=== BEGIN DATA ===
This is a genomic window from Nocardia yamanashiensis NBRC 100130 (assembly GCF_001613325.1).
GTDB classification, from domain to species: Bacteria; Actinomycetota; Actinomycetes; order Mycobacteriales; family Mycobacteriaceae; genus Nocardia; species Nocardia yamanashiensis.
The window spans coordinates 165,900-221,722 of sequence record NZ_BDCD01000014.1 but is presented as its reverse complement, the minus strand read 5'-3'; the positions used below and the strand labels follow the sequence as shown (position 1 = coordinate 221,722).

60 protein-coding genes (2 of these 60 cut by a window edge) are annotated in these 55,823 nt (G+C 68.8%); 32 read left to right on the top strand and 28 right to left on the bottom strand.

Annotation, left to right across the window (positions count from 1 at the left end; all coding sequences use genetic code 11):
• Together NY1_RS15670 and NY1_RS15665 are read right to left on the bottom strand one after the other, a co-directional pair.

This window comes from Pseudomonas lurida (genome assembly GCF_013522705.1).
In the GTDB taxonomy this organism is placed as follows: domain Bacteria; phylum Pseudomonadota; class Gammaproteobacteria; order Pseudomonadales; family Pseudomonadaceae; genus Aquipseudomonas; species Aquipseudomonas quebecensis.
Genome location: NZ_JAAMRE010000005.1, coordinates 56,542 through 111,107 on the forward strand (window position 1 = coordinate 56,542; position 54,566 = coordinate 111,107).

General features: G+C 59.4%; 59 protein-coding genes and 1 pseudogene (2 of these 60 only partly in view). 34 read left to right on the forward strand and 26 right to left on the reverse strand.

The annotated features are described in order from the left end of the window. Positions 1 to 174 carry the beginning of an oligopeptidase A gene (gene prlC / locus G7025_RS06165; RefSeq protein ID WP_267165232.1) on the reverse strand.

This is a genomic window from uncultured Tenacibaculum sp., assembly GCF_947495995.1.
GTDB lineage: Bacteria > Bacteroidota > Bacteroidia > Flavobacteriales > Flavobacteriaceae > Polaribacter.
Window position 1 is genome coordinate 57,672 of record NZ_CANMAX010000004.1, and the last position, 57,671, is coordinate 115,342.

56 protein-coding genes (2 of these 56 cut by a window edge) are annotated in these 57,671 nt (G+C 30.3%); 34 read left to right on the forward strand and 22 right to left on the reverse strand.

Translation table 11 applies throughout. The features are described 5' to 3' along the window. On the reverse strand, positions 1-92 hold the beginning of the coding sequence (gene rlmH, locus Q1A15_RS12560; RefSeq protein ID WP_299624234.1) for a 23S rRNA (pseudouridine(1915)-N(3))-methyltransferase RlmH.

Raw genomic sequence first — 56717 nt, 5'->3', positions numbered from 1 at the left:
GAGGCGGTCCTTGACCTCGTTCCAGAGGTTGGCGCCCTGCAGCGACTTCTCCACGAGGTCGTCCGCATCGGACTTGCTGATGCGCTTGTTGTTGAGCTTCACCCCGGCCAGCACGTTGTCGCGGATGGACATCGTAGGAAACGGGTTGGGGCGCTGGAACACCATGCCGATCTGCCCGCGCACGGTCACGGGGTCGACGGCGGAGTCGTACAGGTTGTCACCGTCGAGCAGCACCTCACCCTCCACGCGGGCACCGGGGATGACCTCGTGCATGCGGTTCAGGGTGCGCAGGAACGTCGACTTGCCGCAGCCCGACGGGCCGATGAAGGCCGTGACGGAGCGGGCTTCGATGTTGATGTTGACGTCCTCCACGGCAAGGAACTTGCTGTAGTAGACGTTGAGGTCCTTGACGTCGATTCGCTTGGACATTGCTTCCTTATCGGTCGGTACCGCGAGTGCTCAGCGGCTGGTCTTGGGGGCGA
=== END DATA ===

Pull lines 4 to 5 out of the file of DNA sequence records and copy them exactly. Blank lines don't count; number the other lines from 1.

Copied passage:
60 protein-coding genes (2 of these 60 cut by a window edge) are annotated in these 55,823 nt (G+C 68.8%); 32 read left to right on the top strand and 28 right to left on the bottom strand.

Annotation, left to right across the window (positions count from 1 at the left end; all coding sequences use genetic code 11):